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Health Beat: CrossFit 7 Flags

Ashley O'Hearn shows what she is made of.The coaches at CrossFit 7 Flags recognize that fitness can be attained many ways, and they try to make fitness fun, flipping huge tractor tires, swinging kettle balls and bouncing medicine balls off walls.

There is a camaraderie and the feel of support among members, with everyone considered an athlete no matter what his or her skill level.

Ashley O’Hearn, head coach and gym manager at CrossFit 7 Flags, said the gym works like a personal trainer, but at a lower cost. She said the movements are varied so they can be modified and scaled to an individual athlete’s fitness level. The focus is on total wellbeing, so the staff also looks at nutrition, lifestyle, current fitness levels and flexibility to form a plan of action to attain fitness.

CrossFit is a U.S.-based international chain of affiliated exercise centers using the CrossFit program. It aims to improve its members’ muscular strength, cardio-respiratory endurance, core strength and flexibility.

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The classes are always changing, incorporating a mix of aerobic exercise, gymnastics and weight lifting. The participants start with a warm up, then do skill development. Then it’s on to the high-intensity workout of the day that is scored to track individuals’ progress and encourage competition.

The gym is very basic, with steel bars for chin-ups, gymnastics rings, ropes for climbing, and weights. Wooden boxes of different heights, up to 30 inches, allow athletes to jump from a standing position and land with both feet on top the box, doing as many repetitions as possible.

Jahreim Luke works out on the rings.Josh George, one of the first to join last June when the gym opened, said he wanted to change his normal gym workout. He is mainly working on weight training. Incorporated in his personalized program are kettle balls and medicine balls used in repetition to build up strength and endurance while speeding up the controlled motions. He also uses the rings and bars for pull ups.

Some people in the medical field criticize CrossFit, saying it can be too extreme. O’Hearn said people need to know their limitations and not push themselves too hard.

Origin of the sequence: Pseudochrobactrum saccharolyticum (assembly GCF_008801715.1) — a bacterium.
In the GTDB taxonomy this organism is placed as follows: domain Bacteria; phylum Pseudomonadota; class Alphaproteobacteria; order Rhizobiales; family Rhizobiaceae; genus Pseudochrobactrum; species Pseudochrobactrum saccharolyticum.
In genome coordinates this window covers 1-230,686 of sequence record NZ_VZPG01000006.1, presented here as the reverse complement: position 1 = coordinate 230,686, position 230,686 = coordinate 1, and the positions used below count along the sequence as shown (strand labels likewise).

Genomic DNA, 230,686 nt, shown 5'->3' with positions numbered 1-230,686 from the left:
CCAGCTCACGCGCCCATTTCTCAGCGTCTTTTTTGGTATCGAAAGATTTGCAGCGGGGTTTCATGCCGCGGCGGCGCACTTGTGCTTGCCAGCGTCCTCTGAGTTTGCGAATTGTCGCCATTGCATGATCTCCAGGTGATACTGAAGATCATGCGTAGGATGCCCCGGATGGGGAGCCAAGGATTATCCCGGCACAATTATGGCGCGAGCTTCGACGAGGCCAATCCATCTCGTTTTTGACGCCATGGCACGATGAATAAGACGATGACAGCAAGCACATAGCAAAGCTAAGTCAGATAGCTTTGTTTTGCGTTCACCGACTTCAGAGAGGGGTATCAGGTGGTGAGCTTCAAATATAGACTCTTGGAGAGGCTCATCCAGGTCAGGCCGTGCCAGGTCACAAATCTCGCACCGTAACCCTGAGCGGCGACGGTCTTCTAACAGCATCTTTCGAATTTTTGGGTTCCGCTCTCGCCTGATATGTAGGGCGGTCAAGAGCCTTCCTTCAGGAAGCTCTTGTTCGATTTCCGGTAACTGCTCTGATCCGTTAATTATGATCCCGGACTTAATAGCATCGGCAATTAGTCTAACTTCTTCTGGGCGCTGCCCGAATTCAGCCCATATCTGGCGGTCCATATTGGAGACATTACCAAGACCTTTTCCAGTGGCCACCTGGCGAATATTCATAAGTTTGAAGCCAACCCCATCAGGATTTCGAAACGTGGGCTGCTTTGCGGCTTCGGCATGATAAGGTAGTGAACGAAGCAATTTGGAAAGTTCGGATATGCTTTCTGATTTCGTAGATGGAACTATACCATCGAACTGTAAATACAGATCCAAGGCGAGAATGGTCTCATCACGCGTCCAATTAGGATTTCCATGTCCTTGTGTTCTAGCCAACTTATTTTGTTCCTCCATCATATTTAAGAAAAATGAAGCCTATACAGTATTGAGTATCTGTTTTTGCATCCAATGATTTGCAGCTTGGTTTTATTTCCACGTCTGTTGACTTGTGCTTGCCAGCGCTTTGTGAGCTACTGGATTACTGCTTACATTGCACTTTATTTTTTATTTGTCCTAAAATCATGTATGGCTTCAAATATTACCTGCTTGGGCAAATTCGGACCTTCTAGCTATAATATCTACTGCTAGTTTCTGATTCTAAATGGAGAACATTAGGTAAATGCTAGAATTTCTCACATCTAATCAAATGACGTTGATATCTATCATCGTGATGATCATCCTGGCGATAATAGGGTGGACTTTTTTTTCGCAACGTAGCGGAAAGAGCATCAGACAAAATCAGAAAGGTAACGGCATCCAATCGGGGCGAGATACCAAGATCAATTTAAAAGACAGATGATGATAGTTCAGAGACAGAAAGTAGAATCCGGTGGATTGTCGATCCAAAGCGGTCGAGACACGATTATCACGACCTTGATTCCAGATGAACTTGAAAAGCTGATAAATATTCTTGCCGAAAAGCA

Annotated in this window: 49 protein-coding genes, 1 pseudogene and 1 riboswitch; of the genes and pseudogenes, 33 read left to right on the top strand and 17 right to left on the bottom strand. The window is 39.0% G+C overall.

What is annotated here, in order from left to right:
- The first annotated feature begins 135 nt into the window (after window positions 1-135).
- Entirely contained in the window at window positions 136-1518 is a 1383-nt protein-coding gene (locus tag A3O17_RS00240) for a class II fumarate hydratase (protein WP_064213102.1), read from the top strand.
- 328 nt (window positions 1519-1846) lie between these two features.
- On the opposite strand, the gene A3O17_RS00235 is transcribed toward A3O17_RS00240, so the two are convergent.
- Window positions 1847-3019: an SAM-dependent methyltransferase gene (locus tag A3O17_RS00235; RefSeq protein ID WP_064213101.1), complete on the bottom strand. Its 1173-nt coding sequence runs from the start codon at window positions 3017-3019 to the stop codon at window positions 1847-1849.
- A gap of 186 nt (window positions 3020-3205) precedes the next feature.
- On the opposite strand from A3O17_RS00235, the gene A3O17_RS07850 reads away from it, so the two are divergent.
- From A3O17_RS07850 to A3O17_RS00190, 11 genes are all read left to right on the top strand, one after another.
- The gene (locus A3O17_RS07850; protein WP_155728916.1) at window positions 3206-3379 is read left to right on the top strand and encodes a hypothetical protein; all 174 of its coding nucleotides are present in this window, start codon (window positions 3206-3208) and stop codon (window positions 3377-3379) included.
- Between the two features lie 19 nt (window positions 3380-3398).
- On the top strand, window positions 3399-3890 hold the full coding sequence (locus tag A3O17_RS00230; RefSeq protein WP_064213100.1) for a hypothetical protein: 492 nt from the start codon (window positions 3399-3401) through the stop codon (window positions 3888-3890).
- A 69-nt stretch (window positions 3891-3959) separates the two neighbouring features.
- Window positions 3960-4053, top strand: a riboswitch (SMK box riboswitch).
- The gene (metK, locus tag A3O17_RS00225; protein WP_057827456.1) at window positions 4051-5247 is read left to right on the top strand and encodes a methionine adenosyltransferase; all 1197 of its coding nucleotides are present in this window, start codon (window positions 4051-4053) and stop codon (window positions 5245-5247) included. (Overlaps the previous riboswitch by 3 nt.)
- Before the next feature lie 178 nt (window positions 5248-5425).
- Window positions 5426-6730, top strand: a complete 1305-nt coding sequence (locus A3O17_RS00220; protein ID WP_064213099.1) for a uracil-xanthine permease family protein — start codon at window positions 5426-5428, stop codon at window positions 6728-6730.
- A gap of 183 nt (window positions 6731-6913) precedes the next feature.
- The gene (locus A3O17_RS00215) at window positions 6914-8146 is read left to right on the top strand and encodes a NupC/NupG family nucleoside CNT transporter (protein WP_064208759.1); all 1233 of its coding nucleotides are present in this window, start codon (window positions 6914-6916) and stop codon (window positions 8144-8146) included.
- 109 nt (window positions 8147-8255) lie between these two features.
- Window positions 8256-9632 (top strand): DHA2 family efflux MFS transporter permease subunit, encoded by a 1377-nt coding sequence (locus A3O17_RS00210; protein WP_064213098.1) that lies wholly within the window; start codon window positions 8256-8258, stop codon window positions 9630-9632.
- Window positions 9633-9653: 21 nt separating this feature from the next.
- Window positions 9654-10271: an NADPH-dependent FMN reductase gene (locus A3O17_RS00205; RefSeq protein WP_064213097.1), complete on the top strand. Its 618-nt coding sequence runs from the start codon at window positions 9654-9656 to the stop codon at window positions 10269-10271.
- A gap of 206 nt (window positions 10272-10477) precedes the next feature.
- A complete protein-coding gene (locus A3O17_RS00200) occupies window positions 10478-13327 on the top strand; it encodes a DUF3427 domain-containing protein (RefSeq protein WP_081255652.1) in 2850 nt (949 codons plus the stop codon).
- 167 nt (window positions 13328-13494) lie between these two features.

“You have to be your own judge and know your body and how much you can handle,” she said.

Above all, she added, people need to to stay hydrated.

O’Hearn said fire departments, law enforcement agencies and military personnel use CrossFit for physical fitness training.

The 26-year-old O’Hearn, who works in aviation operations in the National Guard, says the workouts are good for everyone. They will start Kids CrossFit in the next few months.

Deborah Bobbitt, doctor of chiropractics, owns the franchise for CrossFit 7 Flags.

Last year Bobbitt moved her practice from the west end to the La Reine intersection to serve people better. Her goal was to offer patients requiring rehabilitation a location close to her office. Last June she opened the “box,” as CrossFitters call the gym, right next door to her office at 1A Estate Clifton Hill. The rehab patients do scaled-down workouts with resistance bands, bars, rowing machines and weights.

Jahreim Luke, 18, is doing rehab for a basketball injury in his knee. He is entering the Air Force and needs to get in shape to get a clearance before basic training.

“I feel good about my results,” Luke said. “I believe I’ll meet my targeted goal toget in shape by Easter.”

A free introductory class is offered at 10 a.m. every Saturday, open to anyone interested in CrossFit. During the introduction they introduce people to the gym and take them through a workout.

CrossFit 7 Flags is open Monday through Saturday. Classes begin at 6 a.m. People can call 340-201-0348 to find out more about pricing and class schedules.

“CrossFit is a strength and conditioning system built on constantly varied, if not randomized, functional movements executed at high intensity,” said Greg Glassman, founder and CEO of CrossFit said. He started the company in 2000.